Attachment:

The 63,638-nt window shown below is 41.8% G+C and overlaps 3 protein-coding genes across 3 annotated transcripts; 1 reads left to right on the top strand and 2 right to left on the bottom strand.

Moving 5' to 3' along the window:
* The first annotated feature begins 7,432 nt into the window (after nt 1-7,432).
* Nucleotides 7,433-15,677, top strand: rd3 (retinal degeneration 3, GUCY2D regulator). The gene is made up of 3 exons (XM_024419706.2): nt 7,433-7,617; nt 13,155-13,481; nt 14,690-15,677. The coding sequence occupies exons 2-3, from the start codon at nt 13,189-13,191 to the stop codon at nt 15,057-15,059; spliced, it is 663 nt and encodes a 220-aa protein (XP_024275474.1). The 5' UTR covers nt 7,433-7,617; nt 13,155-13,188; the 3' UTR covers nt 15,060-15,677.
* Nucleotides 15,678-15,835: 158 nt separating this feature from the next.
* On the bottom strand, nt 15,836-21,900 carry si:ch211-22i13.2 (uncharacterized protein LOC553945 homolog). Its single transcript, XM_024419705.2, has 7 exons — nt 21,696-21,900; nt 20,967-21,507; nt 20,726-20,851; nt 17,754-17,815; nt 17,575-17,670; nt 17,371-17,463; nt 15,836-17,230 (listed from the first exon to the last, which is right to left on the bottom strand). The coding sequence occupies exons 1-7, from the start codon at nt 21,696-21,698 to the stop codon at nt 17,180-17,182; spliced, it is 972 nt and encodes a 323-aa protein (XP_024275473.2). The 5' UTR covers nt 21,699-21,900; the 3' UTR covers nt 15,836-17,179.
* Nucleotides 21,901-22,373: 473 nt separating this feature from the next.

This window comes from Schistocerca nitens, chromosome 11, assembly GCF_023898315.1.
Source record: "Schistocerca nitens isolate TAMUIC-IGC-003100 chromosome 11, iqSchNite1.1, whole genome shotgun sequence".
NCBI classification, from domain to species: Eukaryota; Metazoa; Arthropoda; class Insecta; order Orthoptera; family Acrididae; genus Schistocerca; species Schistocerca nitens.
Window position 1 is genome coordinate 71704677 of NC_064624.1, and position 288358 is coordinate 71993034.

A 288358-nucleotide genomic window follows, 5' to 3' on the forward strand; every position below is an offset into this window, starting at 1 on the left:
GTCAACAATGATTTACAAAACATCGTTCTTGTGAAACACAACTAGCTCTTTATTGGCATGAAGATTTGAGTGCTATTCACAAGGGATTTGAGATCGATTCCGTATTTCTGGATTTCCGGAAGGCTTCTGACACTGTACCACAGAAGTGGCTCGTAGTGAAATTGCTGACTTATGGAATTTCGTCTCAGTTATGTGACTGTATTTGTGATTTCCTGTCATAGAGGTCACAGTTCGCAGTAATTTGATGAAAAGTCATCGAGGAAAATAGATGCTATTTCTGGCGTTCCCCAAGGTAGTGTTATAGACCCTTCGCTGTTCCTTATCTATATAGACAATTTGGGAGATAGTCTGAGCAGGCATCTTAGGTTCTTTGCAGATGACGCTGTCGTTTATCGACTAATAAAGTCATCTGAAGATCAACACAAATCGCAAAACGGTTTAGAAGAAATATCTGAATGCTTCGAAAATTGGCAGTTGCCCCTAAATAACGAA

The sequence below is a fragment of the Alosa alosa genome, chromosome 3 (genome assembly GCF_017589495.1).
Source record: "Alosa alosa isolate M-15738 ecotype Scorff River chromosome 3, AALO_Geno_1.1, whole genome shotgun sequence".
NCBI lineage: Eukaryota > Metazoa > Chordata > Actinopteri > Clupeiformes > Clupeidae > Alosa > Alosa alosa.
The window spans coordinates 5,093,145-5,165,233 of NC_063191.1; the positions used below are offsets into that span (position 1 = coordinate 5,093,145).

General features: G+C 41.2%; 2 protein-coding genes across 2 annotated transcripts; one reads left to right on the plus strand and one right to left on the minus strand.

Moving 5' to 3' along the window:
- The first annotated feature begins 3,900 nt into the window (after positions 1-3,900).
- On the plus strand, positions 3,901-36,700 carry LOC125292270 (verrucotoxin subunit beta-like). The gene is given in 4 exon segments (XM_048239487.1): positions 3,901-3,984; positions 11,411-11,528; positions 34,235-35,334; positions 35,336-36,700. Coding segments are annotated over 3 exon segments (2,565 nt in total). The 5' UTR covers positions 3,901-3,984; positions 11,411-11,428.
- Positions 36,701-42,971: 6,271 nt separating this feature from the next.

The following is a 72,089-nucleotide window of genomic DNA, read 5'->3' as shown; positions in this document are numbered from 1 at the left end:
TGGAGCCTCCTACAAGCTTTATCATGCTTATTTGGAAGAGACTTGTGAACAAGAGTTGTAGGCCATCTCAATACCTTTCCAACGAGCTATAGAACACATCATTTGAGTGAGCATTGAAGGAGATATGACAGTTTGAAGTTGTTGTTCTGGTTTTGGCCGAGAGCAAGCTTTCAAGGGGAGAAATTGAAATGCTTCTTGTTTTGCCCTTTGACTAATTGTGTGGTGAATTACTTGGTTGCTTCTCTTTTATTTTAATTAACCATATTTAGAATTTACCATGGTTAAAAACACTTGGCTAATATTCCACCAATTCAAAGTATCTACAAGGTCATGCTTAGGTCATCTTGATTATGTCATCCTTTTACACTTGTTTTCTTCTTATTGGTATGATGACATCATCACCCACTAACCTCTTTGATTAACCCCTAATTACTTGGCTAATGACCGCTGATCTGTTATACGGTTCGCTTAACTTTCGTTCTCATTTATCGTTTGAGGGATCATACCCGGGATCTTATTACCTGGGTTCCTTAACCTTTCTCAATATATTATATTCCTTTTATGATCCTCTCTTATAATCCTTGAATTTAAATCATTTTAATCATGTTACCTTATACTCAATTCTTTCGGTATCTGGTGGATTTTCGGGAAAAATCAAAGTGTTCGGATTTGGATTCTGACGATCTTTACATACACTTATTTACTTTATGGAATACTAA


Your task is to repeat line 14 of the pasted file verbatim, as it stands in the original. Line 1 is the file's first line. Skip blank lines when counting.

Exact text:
The sequence below is a fragment of the Alosa alosa genome, chromosome 3 (genome assembly GCF_017589495.1).